Two researchers from the Center for Digital Technology and Management, Technical University of Munich, have developed a haptic feedback sleeve and goggle system that allows blind people to partially “see” with the skin of their arm. Manuel Zahan and Armaghan Ahmed Khan published a paper describing their sleeve and goggle system on the arXiv preprint server.
As the researchers note, despite advances in technology aimed at assisting the visually impaired, the best tool to help navigate in public is still the cane. In this new effort, the researchers created a system they believe could help blind people and people with other vision problems navigate public spaces more easily.
The system consists of a pair of glasses equipped with dual infrared cameras. The cameras create a 3D stereoscopic image of the environment in front of the goggles. The imagery is sent to a small computer that translates the visual data into haptic data, which is sent to the haptic sleeve. Inside the sleeve are 5 x 5 small pads that are pressed against the forearm when the sleeve is worn. The pads vibrate as a means of communicating visual data. Images that are closer together vibrate more strongly than images that are far away. For example, as a person wearing the system moves into a tunnel, pads at the perimeter of the array will begin to vibrate, alerting the user to the presence of walls. If the tunnel is narrow, the pads will vibrate more strongly than if they are wide. Similarly, pads representing the outline of a person will vibrate more strongly as they approach that person and then stop as they pass.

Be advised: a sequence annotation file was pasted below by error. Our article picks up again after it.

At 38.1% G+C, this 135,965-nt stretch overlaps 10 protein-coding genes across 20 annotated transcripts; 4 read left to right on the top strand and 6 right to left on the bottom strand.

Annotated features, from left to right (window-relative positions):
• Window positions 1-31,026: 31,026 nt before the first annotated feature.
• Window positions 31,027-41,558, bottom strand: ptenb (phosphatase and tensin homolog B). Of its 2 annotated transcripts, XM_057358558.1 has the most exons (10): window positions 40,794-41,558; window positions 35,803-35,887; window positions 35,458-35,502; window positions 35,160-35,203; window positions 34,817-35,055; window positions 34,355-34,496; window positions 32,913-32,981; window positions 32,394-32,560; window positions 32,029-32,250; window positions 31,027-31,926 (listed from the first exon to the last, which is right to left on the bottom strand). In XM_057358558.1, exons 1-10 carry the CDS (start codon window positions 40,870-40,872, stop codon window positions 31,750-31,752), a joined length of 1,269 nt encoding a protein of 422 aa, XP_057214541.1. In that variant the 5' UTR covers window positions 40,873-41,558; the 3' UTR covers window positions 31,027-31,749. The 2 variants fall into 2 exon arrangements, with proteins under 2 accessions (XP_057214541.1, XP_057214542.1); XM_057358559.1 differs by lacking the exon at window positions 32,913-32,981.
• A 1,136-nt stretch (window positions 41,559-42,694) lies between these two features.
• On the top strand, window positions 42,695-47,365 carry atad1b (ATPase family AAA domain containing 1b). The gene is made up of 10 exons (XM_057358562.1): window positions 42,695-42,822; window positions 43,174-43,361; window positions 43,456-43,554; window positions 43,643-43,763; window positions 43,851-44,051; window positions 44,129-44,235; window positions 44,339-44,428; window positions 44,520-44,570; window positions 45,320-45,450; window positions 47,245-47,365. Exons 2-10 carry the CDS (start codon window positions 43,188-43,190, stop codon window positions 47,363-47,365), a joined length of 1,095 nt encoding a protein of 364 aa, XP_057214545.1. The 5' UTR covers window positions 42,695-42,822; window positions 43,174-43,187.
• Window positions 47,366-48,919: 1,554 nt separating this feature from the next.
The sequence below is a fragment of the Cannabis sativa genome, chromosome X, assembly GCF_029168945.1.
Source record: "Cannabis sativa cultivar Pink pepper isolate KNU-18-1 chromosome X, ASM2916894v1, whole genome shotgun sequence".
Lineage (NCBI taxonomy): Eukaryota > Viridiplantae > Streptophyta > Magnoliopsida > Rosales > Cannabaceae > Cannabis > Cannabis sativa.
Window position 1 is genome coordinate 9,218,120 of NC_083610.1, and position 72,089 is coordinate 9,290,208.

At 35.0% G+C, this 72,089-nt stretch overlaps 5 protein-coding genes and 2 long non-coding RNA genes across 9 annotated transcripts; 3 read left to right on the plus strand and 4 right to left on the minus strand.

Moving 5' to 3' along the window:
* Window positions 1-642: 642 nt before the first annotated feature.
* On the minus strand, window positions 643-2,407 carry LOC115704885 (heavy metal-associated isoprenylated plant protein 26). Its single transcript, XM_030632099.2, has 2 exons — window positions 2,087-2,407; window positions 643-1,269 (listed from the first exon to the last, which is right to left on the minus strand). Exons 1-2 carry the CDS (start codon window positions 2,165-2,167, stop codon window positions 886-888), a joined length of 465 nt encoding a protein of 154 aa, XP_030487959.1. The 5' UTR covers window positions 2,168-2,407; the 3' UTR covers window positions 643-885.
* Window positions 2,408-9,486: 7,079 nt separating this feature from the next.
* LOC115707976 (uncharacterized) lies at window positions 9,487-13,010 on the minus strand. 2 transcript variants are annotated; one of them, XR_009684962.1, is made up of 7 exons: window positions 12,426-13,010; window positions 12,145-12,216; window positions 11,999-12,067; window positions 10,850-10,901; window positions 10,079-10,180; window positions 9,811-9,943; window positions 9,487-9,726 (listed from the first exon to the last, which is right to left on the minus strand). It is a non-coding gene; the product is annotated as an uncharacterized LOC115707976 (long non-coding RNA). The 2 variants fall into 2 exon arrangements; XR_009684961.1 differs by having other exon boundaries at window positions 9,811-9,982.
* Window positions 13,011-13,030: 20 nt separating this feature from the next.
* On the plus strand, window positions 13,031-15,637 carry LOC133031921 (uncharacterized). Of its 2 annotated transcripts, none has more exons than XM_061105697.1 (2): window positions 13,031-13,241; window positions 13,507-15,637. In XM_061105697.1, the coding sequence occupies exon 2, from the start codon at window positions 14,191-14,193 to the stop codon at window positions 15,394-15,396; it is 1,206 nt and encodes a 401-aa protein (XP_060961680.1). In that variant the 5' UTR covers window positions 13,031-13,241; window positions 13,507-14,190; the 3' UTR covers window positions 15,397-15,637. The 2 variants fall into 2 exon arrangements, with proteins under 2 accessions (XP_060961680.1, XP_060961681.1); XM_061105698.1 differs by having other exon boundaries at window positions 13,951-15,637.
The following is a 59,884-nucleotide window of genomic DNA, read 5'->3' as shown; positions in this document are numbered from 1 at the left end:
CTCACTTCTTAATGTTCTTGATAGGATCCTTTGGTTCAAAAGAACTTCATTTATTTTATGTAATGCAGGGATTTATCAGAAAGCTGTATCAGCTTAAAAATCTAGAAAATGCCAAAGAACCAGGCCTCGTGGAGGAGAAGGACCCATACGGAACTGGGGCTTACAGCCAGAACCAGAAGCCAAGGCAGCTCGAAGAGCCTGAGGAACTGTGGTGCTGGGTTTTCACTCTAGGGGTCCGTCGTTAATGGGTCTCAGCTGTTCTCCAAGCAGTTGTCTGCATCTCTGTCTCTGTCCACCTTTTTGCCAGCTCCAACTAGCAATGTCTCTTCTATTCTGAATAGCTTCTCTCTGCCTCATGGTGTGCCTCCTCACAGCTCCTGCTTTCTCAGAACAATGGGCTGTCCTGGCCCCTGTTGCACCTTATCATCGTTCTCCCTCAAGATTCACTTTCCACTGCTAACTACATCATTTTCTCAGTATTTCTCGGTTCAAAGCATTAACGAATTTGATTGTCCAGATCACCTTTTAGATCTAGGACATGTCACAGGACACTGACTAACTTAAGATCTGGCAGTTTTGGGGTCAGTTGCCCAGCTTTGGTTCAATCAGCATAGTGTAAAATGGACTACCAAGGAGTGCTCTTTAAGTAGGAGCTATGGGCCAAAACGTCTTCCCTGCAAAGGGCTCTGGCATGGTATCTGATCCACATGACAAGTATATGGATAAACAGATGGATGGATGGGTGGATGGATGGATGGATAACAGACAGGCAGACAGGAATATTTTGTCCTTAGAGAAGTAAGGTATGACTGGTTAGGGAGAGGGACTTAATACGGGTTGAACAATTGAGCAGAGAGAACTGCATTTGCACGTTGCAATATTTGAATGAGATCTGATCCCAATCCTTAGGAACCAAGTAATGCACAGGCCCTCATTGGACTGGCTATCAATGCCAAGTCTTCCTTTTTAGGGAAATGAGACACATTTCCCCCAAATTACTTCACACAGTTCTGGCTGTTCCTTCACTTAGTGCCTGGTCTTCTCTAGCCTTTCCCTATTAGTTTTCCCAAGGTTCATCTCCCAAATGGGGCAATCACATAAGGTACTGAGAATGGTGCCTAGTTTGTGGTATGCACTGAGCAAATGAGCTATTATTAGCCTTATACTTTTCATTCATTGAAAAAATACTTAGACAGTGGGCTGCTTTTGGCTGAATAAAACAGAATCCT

The researchers point out that their system involves the use of neither hands or ears; Thus, users can continue to use both to help navigate. They also note that since the system uses infrared cameras, it can be used in complete darkness. During testing, they found that users were able to use the system immediately and became more proficient with practice.
Flexible skin patch provides haptic feedback from a human operator to a remotely operated robot
Manuel Zahan, Armaghan Ahmed Khan, Obstacle avoidance for blind people using a 3D camera and a haptic feedback sleeve. arXiv:2201.04453v1 [cs.HC]arxiv.org/abs/2201.04453
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Citation: Haptic feedback sleeve and goggles allow blind people to ‘see’ with their arm (2022, Jan 24), March 30, 2022 at https://techxplore.com/news/2022-01-haptic-feedback-sleeve- Retrieved from googles-people.html
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